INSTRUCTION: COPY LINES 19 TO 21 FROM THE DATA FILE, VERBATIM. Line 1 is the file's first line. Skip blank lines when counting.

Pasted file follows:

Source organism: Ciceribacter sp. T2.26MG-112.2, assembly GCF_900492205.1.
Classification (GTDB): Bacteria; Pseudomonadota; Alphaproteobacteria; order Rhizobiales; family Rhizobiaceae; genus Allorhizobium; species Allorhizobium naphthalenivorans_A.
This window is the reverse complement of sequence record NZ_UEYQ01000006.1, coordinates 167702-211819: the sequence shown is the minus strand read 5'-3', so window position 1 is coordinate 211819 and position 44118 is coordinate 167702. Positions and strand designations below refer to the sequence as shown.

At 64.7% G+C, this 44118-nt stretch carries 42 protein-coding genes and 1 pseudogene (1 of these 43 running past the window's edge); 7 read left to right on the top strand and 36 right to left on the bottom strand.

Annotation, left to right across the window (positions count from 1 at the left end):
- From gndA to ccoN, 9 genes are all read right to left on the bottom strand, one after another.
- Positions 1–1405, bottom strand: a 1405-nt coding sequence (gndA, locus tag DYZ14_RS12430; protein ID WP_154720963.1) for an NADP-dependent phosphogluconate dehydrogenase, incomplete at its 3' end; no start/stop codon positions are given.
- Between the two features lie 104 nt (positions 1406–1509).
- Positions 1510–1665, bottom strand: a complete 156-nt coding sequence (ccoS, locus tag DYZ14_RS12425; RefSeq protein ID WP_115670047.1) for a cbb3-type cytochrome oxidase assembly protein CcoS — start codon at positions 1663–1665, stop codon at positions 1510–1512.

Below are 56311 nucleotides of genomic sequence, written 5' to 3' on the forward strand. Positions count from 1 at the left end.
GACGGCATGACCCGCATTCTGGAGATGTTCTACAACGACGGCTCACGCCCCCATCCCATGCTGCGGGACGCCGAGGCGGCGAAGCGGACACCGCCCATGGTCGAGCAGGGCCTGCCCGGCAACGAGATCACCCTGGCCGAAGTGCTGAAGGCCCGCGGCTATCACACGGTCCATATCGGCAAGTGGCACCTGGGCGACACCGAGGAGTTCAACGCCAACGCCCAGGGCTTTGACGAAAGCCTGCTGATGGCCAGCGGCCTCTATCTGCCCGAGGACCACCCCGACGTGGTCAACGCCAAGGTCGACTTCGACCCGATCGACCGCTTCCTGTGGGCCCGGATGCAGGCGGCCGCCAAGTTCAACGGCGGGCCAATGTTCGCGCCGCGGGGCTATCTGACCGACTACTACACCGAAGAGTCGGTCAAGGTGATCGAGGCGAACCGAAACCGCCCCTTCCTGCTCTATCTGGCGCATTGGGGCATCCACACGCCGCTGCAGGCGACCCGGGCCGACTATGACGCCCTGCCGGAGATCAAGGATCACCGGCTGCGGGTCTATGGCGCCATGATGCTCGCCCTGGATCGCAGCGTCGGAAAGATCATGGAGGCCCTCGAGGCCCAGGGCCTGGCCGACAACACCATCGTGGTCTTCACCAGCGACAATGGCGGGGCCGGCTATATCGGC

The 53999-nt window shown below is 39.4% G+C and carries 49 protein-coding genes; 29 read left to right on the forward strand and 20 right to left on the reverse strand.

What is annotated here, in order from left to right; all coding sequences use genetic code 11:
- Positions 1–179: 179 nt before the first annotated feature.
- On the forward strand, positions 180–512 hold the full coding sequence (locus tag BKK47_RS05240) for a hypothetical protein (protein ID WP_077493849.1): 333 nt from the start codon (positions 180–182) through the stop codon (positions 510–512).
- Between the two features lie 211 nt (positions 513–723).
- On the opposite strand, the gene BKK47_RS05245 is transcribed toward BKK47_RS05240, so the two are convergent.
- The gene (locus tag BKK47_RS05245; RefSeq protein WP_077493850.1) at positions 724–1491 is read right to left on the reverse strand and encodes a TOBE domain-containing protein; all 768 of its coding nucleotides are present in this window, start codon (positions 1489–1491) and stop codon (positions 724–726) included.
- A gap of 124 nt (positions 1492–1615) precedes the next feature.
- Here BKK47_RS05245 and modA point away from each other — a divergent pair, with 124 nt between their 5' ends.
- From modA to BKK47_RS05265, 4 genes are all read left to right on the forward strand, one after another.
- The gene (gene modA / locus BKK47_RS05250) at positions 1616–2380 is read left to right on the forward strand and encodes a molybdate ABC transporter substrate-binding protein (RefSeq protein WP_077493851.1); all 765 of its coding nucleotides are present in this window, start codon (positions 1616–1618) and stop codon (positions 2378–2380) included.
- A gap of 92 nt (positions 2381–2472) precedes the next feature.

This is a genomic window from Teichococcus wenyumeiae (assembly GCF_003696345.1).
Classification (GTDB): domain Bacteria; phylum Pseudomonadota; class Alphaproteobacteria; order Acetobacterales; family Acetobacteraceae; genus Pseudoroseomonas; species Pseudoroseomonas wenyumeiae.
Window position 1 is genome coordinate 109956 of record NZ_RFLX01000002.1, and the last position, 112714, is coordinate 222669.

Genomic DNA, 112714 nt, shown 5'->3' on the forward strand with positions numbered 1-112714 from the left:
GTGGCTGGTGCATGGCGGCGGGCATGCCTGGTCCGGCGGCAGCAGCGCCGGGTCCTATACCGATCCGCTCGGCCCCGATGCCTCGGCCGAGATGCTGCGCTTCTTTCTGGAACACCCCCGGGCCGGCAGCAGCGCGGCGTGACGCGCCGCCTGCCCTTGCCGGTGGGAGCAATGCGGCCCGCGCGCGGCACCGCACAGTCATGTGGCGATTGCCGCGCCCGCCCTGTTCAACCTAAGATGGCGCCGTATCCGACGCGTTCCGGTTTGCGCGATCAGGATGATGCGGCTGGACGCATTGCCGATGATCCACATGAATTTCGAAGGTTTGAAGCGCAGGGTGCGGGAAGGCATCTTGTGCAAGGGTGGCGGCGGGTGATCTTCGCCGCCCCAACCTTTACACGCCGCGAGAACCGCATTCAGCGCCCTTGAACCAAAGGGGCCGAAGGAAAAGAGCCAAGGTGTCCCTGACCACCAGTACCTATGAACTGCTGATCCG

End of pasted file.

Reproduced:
- A gap of 124 nt (positions 1492–1615) precedes the next feature.
- Here BKK47_RS05245 and modA point away from each other — a divergent pair, with 124 nt between their 5' ends.
- From modA to BKK47_RS05265, 4 genes are all read left to right on the forward strand, one after another.